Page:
“The fact that this could happen, here, at an Ivy League institution, in 2015, is just unbelievable,” Vinh added.
After the incident, VSA sent out an email to its members identifying OZ and its members as the perpetrators. “We’re assuming they’re all OZ members because some of the others were also wearing OZ tanks,” Cam said.
The OZ student identified in the email, however, denied that the large group consisted of all OZ members.
The internal email also stated that “some of the senior members were present and felt personally attacked” and that they “would like to publicize this incident to the greater Penn community.”
“Asian Americans have always been stereotypically seen as the quieter, submissive group, which makes us more vulnerable to racial targeting and attacks like this one,” the email continued.
The implicated student, however, feels that he may also be the victim of racism in this incident. He admits to having initial contact with the group and to being present for some of the later incident, but thinks that he has been singularly pinpointed in this incident “because I’m the most easily identifiable person there,” he said. “I was the only African American there, and I was wearing an OZ tank.”
OZ found out about the email sent to the VSA listserv, which specifically identified both OZ and one of its members, when a student in VSA forwarded the email to an OZ member he has class with. When OZ’s board received the email on the morning of Wednesday, April 22, OZ President and Wharton junior Jonathan Copeland sent an email to their internal listserv.
“By signing a bid to this House, each of us becomes something larger than ourselves. Together, we become one. Our decisions reflect not only on us as individuals but also on OZ as a larger institution,” Copeland’s email read.
“THE NAME ON THE FRONT OF THE JERSEY IS MORE IMPORTANT THAN THE NAME ON THE BACK,” it continued.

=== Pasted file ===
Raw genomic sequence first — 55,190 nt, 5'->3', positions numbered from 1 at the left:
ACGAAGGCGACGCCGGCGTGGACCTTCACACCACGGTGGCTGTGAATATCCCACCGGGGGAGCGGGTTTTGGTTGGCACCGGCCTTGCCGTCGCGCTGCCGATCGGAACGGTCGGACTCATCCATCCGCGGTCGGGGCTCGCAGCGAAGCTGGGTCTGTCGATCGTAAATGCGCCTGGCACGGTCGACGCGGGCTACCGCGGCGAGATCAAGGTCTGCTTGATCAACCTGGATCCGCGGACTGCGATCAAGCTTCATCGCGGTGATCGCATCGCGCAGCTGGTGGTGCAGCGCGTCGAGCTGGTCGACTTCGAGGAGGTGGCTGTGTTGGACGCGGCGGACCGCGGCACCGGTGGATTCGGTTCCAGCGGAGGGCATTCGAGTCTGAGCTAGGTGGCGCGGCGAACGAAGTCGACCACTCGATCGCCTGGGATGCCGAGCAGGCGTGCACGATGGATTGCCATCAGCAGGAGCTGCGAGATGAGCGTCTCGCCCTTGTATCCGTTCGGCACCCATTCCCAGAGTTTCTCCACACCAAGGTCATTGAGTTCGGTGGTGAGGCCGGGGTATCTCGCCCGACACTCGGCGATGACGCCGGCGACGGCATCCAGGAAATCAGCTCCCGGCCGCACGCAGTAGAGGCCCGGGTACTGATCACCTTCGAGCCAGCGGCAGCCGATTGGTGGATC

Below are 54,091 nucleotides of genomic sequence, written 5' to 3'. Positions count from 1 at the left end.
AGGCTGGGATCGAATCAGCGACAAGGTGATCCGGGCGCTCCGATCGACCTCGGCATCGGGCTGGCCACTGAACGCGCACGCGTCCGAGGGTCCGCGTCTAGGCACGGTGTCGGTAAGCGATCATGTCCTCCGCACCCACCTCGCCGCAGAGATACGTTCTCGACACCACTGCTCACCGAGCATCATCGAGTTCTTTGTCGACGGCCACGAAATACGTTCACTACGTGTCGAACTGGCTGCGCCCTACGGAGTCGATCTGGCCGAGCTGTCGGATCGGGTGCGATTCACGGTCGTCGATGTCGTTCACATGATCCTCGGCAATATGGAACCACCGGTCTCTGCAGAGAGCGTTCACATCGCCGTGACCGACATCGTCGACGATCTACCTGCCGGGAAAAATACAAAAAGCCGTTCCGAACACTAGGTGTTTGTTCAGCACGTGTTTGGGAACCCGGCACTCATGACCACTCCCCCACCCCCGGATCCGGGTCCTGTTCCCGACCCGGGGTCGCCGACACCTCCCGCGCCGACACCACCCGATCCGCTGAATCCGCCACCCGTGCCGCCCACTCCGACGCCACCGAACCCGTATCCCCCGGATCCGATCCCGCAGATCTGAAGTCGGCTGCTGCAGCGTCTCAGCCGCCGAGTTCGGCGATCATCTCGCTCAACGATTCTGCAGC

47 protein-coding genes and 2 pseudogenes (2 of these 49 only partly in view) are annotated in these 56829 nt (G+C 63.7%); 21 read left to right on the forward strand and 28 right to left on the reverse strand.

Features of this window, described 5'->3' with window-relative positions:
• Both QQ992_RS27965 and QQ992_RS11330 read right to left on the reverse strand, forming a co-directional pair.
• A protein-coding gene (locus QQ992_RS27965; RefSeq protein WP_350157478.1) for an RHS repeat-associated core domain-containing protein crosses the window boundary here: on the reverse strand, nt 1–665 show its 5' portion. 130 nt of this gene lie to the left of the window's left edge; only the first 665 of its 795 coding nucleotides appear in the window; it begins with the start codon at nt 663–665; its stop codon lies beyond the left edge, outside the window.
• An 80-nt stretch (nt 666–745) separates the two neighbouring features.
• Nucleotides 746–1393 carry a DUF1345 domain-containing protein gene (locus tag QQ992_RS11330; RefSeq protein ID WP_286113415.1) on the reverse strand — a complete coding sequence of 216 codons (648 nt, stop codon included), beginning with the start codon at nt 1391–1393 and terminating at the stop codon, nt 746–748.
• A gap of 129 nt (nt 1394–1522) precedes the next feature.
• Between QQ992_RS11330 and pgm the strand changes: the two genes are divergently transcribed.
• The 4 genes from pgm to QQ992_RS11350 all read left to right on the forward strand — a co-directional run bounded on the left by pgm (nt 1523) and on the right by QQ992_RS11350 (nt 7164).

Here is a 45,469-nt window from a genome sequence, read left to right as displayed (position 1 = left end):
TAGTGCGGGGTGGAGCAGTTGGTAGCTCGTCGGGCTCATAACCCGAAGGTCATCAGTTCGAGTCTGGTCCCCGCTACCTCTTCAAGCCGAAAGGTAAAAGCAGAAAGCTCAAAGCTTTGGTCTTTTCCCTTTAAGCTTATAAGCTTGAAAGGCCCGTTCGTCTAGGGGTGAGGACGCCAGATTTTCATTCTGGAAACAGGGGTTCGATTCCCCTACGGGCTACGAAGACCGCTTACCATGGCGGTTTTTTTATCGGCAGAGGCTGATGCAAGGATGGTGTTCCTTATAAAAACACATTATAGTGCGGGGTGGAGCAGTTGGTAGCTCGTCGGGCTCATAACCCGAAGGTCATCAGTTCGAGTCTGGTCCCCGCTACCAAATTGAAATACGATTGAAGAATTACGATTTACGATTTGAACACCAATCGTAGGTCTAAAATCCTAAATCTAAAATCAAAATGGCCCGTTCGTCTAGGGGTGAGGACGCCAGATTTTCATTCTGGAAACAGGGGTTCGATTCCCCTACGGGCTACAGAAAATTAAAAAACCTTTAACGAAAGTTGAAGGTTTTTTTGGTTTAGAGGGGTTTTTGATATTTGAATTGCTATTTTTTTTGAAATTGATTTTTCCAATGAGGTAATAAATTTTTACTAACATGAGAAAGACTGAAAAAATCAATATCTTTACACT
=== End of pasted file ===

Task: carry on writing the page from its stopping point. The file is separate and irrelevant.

Copeland’s email also demanded that the brothers involved in the incident immediately step forward and admit their wrongdoing, saying that, “This is an executive order.”
“They know that their actions were not representative of us as an organization or our moral code,” Copeland said in an interview.
The original student implicated in VSA’s email issued a formal apology via an email that he sent to the students who hosted the event. The email, titled “An Apology on Behalf of OZ,” took responsibility for the incident.
“What occurred was not acceptable on my part or the other members of my house, and you did not deserve any form of harassment or degradation. I, and the members of our house who were involved in the exchange, are fundamentally at fault, and we realize that our behavior was unacceptable, unjust, and offensive,” the email said.
Since sending the email, the student said that he has not received a response, or responses to follow-up emails and phone calls.
The VSA members who received the email stated that they did not believe the apology was sincere. “It was clearly a political move on his part and on the part of OZ,” Vinh said. “Our priority is making our members feel safe again on campus,” he said.
The student who authored the email, however, denied that it was anything less than genuine. “I’m really really sad that that was their opinion,” he said. “I very much wanted to take responsibility for what I did and to start an open dialogue with them.”
The VSA students who hosted the barbecue have stated that while they as a campus group are not pursuing this incident further, some of the individual members are. They plan to investigate whether or not the incident qualifies as a hate crime. “We have spoken to [Pan-Asian American Community House], the Vice Provost’s Office, the Office of Student Conduct and several other organizations, all of whom have been very supportive,” Cam said.
OSC and DPS declined to comment, citing confidentiality reasons.
While they have not pressed charges, Cam said that they have opened an investigation with Special Services at DPS and that they will be reviewing traffic camera surveillance footage from that day this week. “Depending on what we find on the tape, we may press charges,” Cam said.